Islamic State hacks addresses, cell numbers, then posts Australian hit list

From The Sydney Morning Herald

By Nino Bucci

Islamic State has hacked the personal information of Australian Defence Force employees and their relatives, a Victorian MP, and several public servants, and urged home-grown terrorists to attack them, in a chilling online breach.

This is a redacted version of Islamic State's proof of credit card details.

This is a redacted version of Islamic State's proof of credit card details.

Many of the Australians whose mobile phone numbers, email addresses, online passwords, and home suburbs were published had no idea their safety had been compromised until contacted by Fairfax Media on Wednesday.

Islamic State bragged for hours on social media about the dump of information relating to more than 1400 people, most of them supposedly US military personnel, and accompanied it with a terrifying call-to-arms.

But Australian authorities were caught on their heels, with Defence personnel and the Victorian MP among those who were unaware of the hack.

This is despite Australia's most senior Islamic State militant, former Melbourne man and terror recruiter Neil Prakash, posting links to the information on social media about 4.30am on Wednesday.

A message from the Islamic State Hacking Division, which accompanied the spreadsheet of personal details, warned: "know that we are in your emails and computer systems, watching and recording your every move.

"We have your names and addresses, we are in your ... social media accounts.

"We are extracting confidential data and passing on your personal information to the soldiers of the khilafah [caliphate], who soon with the permission of Allah will strike at your necks in your own lands!"

Fairfax Media found the details of at least eight Australians in the list, including a mother who is employed by the ADF, a Victorian MP, employees or former employees of NSW Health, and an Australian National Audit Office employee.

The brother of a Defence force employee and a former Army reservist were also compromised.

Fairfax Media will not publish the names of those on the list.

Half of those whose information had been leaked – including the MP, a Defence employee, the former reservist, and the relative of a Defence employee – confirmed they had first learnt about the breach when contacted by Fairfax Media.

The numbers published on the spreadsheet were used to contact them.

The Victorian MP said he had contacted the security detail tasked with protecting parliamentarians and was concerned about his family's welfare.

"I'm completely at a loss," he said.

"What do I do? The police probably know less than you and I."

One of the Defence employees was home with her children when she was alerted to the breach. She was shocked she had not been contacted by her employer.

The brother of a Defence employee was equally staggered that he had not been contacted by authorities.

"I've just been thinking about whether I should be calling someone," he said.

"I would think they would have their finger on the pulse a bit more.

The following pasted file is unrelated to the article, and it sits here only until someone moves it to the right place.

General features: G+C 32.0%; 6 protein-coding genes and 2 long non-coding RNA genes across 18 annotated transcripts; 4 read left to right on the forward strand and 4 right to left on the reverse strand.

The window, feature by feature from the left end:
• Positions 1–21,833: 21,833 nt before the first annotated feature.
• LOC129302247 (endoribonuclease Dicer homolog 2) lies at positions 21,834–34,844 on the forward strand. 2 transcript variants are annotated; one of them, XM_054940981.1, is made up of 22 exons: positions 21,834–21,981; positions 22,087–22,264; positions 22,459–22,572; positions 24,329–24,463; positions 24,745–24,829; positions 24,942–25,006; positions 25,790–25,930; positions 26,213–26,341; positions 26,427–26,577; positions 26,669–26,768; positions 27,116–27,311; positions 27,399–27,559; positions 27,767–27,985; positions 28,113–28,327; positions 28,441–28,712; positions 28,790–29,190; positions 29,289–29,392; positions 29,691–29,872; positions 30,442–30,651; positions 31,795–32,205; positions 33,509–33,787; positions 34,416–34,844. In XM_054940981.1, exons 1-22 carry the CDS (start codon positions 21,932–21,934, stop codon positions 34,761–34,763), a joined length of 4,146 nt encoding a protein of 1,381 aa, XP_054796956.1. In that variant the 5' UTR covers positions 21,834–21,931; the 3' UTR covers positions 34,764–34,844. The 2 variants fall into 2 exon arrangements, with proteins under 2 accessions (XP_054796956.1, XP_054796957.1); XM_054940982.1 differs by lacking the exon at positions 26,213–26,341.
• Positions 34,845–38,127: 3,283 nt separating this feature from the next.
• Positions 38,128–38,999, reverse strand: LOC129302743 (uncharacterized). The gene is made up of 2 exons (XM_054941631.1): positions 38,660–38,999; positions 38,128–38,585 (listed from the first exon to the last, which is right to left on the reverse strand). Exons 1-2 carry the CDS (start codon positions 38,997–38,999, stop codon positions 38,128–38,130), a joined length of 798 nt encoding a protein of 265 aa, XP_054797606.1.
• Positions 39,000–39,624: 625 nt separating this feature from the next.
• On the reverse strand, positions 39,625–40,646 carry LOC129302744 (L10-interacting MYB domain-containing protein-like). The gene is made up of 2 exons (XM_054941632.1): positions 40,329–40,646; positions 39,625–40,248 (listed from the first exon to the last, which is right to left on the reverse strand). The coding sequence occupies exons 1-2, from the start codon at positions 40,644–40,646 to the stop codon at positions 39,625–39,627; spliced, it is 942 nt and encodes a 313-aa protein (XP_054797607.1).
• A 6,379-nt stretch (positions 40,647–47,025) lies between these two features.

"It's not as if they don't have my number."

Prakash, a former attendee of the Al-Furqan Islamic Centre in Springvale South, urged his Twitter followers to share the hacked information, also tweeting "cyber war got em shook!".

Other prominent militants, including British man Junaid Hussain, who is third on a CIA kill list of Islamic State operatives, also used social media to promote the leak and encourage attacks.

The Australians compromised by the hack appear to have few connections to each other, but at least half were employed by Defence, had been a reservist, or had a family member in the armed forces.

None are believed to have served in the Middle East, or to have been particularly outspoken against Islamic State.

Curiously, at least three had graduated from Queensland universities.

Most of the passwords listed related to the personal email accounts or devices of those who were hacked, rather than work accounts.

Some of the information was outdated, but it is possible to locate somebody's position using only their mobile phone number.

The Australian Federal Police and Department of Defence both declined to answer detailed questions about the hack, including why those compromised had not been contacted, whose responsibility it had been to inform them, and whether authorities had even been aware Australians had been implicated in the breach before they were contacted by Fairfax Media.

"The AFP is aware of today's claims by a group calling itself the Islamic State Hacking Division," an AFP spokesman said.

"As with all matters that could potentially impact safety and security, the AFP will liaise with its federal government and state and territory partner agencies in regard to appropriate activities in response to this.

"The safety of members of the Australia community is the main priority of the AFP and its partner agencies.

"It is not appropriate for the AFP to comment further at this stage."

Similarly to the AFP, a Defence spokesman said that "as a matter of principle and long-standing practice, the government does not discuss specific cyber incidents, activities or capabilities.

"Discussing details of any cyber incident could jeopardise ongoing investigations, monitoring of cyber incidents and the ability to protect information and networks."

An ASIO spokesperson said it did not comment on "operational matters".


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